Don't bet on plan to renovate Wauconda village hall
A proposal to renovate Wauconda's village hall to make room for the community development staff likely won't move forward.
The building, at 101 N. Main St., simply doesn't have enough space for that kind of consolidation, officials said after studying the proposal.
"It is a tight squeeze," Village Administrator Kevin Timony said.
Located at 109 W. Bangs St., around the corner from village hall, the community development department oversees all building construction in Wauconda. Its three full-time employees and one part-timer -- along with contracted plumbing and electrical inspectors -- ensure work complies with building and zoning codes.
If you need a building permit, want to talk with a village representative about zoning issues or have a question about redeveloping property in town, this is the department to visit.
The roughly 5,000-square-foot, 1970s-era village hall contains offices for the mayor, village administrator, village clerk and some village employees, as well as a boardroom and a smaller conference room.
Moving the community development department to village hall would allow someone to ask questions, get paperwork and pay for permits all in one place, rather than shuttling between neighboring buildings.
"The goal is to streamline customer service and staffing efficiency by having community development and village hall services all handled from one facility," Timony said.
Architects with Kluber Inc. -- a firm with offices in Chicago, Batavia and Bloomington -- were hired to come up with two interior renovation designs. The renovation, if completed, could have cost $604,000 to $833,000, depending on materials and other factors, Timony said.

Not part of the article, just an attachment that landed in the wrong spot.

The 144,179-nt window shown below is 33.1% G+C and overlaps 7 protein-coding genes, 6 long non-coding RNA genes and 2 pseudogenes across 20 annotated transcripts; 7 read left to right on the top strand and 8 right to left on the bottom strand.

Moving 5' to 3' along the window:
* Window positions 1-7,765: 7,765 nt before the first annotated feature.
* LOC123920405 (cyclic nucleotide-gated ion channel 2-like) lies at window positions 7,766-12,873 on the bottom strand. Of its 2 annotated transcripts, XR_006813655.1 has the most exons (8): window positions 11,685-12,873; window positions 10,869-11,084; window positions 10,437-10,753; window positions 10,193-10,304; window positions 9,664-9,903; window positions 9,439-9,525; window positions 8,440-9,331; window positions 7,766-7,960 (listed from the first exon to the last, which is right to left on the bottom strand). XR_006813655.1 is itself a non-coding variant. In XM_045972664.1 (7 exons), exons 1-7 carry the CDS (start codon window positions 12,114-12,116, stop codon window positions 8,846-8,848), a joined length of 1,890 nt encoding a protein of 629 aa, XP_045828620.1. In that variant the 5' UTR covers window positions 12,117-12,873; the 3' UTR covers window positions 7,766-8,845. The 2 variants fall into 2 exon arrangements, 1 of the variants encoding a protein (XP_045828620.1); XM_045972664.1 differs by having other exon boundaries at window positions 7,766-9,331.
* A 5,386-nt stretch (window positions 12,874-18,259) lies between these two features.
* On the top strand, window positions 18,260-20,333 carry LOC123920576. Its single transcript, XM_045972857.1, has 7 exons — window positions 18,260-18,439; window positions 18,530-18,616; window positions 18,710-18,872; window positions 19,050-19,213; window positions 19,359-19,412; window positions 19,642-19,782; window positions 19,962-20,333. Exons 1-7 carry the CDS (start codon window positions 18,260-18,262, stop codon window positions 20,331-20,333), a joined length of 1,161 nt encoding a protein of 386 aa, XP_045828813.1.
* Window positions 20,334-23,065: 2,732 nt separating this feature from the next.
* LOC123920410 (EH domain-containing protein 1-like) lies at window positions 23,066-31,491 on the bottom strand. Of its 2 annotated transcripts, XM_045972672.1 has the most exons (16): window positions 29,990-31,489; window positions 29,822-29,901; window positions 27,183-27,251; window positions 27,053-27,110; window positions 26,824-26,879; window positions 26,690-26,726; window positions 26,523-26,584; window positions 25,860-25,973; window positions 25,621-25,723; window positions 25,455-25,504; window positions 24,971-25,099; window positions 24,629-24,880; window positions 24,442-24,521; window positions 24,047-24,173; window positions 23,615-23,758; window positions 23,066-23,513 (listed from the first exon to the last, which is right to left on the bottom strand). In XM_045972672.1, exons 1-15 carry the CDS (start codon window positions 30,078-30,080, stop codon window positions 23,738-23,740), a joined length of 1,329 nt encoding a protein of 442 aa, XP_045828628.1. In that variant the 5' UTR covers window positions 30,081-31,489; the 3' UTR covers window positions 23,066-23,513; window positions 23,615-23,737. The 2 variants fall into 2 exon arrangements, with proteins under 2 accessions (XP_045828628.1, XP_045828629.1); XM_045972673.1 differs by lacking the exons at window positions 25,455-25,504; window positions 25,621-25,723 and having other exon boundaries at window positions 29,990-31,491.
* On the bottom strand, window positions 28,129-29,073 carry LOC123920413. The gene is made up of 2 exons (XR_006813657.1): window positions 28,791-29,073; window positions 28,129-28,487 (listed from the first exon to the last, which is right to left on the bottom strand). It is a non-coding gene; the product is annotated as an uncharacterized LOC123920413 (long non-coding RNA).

Wauconda's village services committee reviewed Kluber's concepts last week. The consensus among officials is that village hall isn't large enough to handle the extra bodies.
"Even with the renovations ... we would still be very tight on space," said Trustee Adam Schlick, who leads the committee.
Additionally, the renovation plans that were drafted were based on current staffing levels. If the village staff needs to grow in the future, the building wouldn't have space for the extra workers, Schlick said.
The architects were paid $15,000 for developing the plans and for a related space assessment report. Schlick was grateful for their efforts.
"They did the best with the parameters we gave them and gave us a realistic concept and cost outlook," he said.
Although the plan's future isn't promising, Timony isn't quite ready to throw it on the trash pile. Additional discussion is expected in March or April after committee members have had time to digest the material, he said.